I called the owner of the LGS, he came over and spent a few hours, then wrote down a price for the entire collection.

It was $2,000.00 more than the prices I'd found on the net and she took the price

Not all LGS owners are dishonest and some have feelings for widows. This guy said he did that kind of pricing for widows.

He's now the mayor of the town he lives in and still has his gun store.

In the second case, there were only around a dozen guns and I sold them locally to people I knew and got very good prices for everything after I told the buyers it was for a widow.
 

Ray Newman

Single-Sixer
Joined
Jun 3, 2006
Messages
495
Location
WA ST
Husgerguy is dead nuts on correct about a trust. My father-in-law died first, than a few years later my mother-in-law passed and all the trust assets, except for the sale of the house, were distributed in a matter of days. Same with my sister-in-law's estate. When my mother died her estate was small, but it took well over a year for the probate court to approve her will. As a result, my wife and I created a trust several years ago.

Some have told me that since Washington probate only takes about 6 months, why have a trust? My answer was very easy: why should my estate pay unnecessary attorney fees and why should my wife and or our son needed to wait for the court to approve of our wishes?

As for the "Buddy Plan" to dispose of firearms, I have seen that in some cases the deceased 's take care of themselves and/or friends first. Be very careful doing this as sometimes the temptation to have something that they want or a quick profit becomes overpowering. I have seen this happen not only with firearms, but with woodworking shops....
 

H Richard

Bearcat
Joined
Dec 9, 2007
Messages
41
Location
West Central IL
Somebody suggested naming a “gun buddy” who knows your collection. And you could agree to be theirs. Give them a list of models and values, combination to the safe, maybe a pick of a few favorite guns for them in return. You know who you can trust.
I'm 81, and have been selling and giving away the majority of my guns over the past two years. Every one of my children and grandchildren have received some. The few I have left are mostly my using guns, Trap gun , Skeet gun, Bullseye gun, Carry gun, etc. When I'm gone the will stipulates my rife receives everything and it is up to her to do with as she wishes. She has the mane and phone # of the auction house I have been using to sell many of them.

It's a lot of fun giving away things. The expression on a buddy's face when I handed him a restored bamboo fly rod last week was worth it.
 
Joined
Nov 5, 2007
Messages
7,845
Location
Dallas, TX
I'll add to this necro thread a bit, but maybe it should be its own topic...

I'm going to soon find myself in the position to help a buddy's mother in-law get rid of her departed husband's guns. Neither she, nor my buddy's wife want anything to do with them, and my buddy's keeping them is not an option, either (let's not get started on that subject...).

Anyhow, there are a few in which I'm interested and the others, I plan on seeing if I can sell for the family.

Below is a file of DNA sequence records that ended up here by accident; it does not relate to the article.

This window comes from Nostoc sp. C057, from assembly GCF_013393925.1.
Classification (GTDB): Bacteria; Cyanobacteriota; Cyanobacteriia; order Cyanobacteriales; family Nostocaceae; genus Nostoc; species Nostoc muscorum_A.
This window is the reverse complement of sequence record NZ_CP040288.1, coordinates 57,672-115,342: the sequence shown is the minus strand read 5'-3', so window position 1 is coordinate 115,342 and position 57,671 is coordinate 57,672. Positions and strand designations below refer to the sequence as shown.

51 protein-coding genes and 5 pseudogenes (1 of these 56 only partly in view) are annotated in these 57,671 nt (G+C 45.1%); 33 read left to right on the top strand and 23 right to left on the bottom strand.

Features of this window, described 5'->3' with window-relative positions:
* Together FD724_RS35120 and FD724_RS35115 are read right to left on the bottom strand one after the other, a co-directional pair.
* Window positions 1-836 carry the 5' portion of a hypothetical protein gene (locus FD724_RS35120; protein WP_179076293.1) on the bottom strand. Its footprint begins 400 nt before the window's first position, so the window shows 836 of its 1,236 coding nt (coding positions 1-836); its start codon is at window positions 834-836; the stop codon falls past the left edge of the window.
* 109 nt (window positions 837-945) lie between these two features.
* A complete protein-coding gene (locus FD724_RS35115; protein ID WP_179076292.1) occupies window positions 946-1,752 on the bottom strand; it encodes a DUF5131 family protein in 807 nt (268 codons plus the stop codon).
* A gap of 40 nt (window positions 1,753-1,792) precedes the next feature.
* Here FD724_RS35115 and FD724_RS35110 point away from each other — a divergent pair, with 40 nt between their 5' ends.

I've got a copy of the Blue Book #43 coming, to help get a baseline not only on those, but for my own collection as well. I also know to look around the sold listings on gunbroker. What are some other sources to find value? No Rugers on the list, but I don't really want to join the S&W forums or others, just to research prices.

The truth is that they're probably so happy to get rid of them that they'd take pennies on the dollar for them, but I want to a) make a fair offering for the ones I want and b) get a fair price for the ones I sell for them.

Thanks.

Aqualung
Aqualung:
Good luck, I’d say between the Blue Book and the sold auctions on Gunbroker, that should give you a good idea of values. You might also look at the used guns for sale on Cabela’s / Bass Pro shop. They have many used guns for sale online.

Good luck.
 

Biggfoot44

Blackhawk
Joined
Sep 6, 2009
Messages
821
Back at Aqualung , it depends upon how much time & effort you would put in to get absolute maxium $ for buddy's MIL . But here's an acceptable plan , with which your conscience may be clear for doing reasonably good deal .

For pieces you are personally intetested , check completed auctions, online listings , and prices at local gun stores and gun shows , and pay her mid range of going market rate

For the rest , ask around your gun community for which dealer has best reputation for selling on consignment . This may or may not be the same as lowest commission . Somebody who charges 5% more , but succuessfully gets 10% more at sale , and his floor traffic and regular customers who snap them up can be the way to go .

Above presumes that the firearms are reasonably mainstream . Things very rare . or very old require specialized dealers/ collector groups / websites / auctions / etc . Get back to us if the case .
 

Biggfoot44

Blackhawk
Joined
Sep 6, 2009
Messages
821
Blue Book ( & Gun Trader's Guide , etc ) are very helpful to determine What you have , and give a good guide to relative value for different variations , ie finish , bbl length , caliber or gage , etc.

But take them with a shaker of salt as to actual prices . Lag time in writing and publishing , regional variations in popularity and demand .
 

powder smoke

Hawkeye
Joined
Aug 16, 2005
Messages
6,796
Location
Milo Maine
Gun laws vary from state to state, here in Maine private sales of firearms is perfectly legal!
No ffl needed! I have a list I made with the values of each firearm Linda will be able to sell
them how ever she likes. She is not interested in them at all. ps
 

kmoore

Buckeye
Joined
Mar 29, 2017
Messages
1,163
Location
Idaho